Harmony Lake

I first started working with Bordeuax Developments, back in 2015, while the lake was still under construction. Late on, Qualico Developments was my boss and then Harmony Developments and now Harmony Community Association. It has been a real trip having input on the deepest man-made lake in the province. My involvement was all related to the fishery in the lake, starting with a lake enrichment program, as soon as the lake had filled with water, in 2017. Amazingly, this resulted in the first stocking taking place in the fall of 2018. Now, as our fish angling survey proved this spring, the first trout stocked are now the size of footballs and by next year they will be trophy class.

This is Harmony Lake, under construction in November 2015.
This is the lake in May of 2016, now just starting to fill, but work in the lake is still ongoing.
The lake was finally filled in 2017 and I was now busy with my aquatic weed planting program, which was completed in the spring of 2019. The first stocking was made in the fall of 2018, after I submitted a report on the lake’s readiness for stocking trout, which happened in the spring of 2018.

Right now, there has been a total of 3,000 trout stocked after two stockings. The first stocking was in the fall of 2018 and another stocking occurred in 2019. After submitting a report from the 2020 angling survey, I included a recommendation for another 1,000 trout this fall, so the order has already been placed. Another recommendation in that report is that angling can be officially opened this next year, but whether this happens or not, it is now up to the Harmony Lake Community Association. We are presently on the right track, so we will have to see what happens next.

When you conduct a lake enrichment program on a new pond or lake, you need to manage the stocking of the lake, based on the amount of aquatic invertebrates that exist in the lake, so stocking it gradually is a requirement. Survival is based on the amount of food in a new lake and the loss of trout to predation. The later has not been a problem to date, due mainly to the slow growth of the lake’s trout population. The food that trout requires is relative to the amount of habitat for invertebrates. You need organics in a lake to support a trout population!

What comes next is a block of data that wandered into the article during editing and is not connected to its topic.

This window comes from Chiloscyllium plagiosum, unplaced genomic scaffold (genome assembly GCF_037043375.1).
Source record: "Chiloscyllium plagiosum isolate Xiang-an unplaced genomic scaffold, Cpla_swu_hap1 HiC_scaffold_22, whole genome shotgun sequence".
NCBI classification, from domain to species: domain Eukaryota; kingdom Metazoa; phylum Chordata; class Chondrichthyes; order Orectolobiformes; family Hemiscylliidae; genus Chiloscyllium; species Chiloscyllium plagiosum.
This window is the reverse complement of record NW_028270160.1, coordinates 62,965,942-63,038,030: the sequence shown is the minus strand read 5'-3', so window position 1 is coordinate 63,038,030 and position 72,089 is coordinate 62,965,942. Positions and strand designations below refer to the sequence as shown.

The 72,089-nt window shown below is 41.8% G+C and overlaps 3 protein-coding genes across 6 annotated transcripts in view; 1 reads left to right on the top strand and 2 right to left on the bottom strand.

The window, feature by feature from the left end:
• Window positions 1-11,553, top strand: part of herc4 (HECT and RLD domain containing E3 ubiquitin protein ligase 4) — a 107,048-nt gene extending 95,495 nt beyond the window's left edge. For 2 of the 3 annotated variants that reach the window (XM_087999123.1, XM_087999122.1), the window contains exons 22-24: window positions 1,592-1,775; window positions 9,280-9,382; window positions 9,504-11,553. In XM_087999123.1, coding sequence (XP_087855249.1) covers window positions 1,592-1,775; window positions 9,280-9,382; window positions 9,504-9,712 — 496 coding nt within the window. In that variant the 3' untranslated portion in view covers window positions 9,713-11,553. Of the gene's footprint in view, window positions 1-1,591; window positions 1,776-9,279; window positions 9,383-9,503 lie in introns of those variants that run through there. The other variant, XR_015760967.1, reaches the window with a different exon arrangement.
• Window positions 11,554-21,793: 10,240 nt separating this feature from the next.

This photo was taken in August 2018, just a few months prior to the first stocking on Harmony Lake. The aquatic weeds that I planted, starting in the fall of 2017 were now providing some organics to the lake, as well as invertebrate habitat. It was from this assessment that I determined that lake was ready for the first stocking. The weeds that you are looking at are Chara, the preferred choice for this lake.
This is a closer look at the Chara that had been planted the year before. Now it was starting to spread quickly, across the lake bed.
Local hot shot anglers, Parker Makkreel (left) and Evan Martens, both helped out on the angling survey on Harmony, in the spring of 2020. The survey results helped to determine the existing fishery or quality of the sport fishery and what additional stocking numbers could be for the fall stocking program.

After this fall’s stocking program, I will be finished with my original goals on Harmony Lake. I recently submitted a report on the status of the aquatic weeds that were planted, along with a memorandum on invasive aquatic weeds that may start to establish on the lake. Two varieties are now starting to take root on the lake, but this is just part of the normal natural recruitment process, the existing preferred weeds that were planted will help reduce the threat of problematic varieties, taking over. A weed management program is always a part of any lake management strategy or plan. You just have to keep on top of the situation.

2020 Harmony Lake Aquatic Weed Report

The main Chara plantings consisted of over 95% wet weight of the cuttings that were planted, so this particular plants survival is very important to the program. The 2020 report on the lake’s Chara, Richardson Pondweed and Coontail is in and it is all good news.

You can see the Chara banks, near the drop-off in this photo, the aquatic plant is now well established in the lake, especially at key areas where shallower water habitats are important.
This clump of Richardson’s Pondweed is excellent habitat for brown trout. It’s spread is controlled by the beds of Chara that you can see on both sides of this clump.
The Coontail in this photo is also great cover for trout and you can also see some Richardson’s Pondweed to the right of this shallow clump.

The diversity of aquatic invertebrates now in Harmony Lake is spectacular! There are excellent hatches of midges, caddis, mayflies and both boatman and backswimmers. The shrimp population is outstanding, with other hatches of dragon flies and damsel flies improving every year. It has been my pleasure to be involved with this program, over the last 6 years. My work is now finished, but I do wish the Community Association all the best in their future management of the lake’s trout fishery.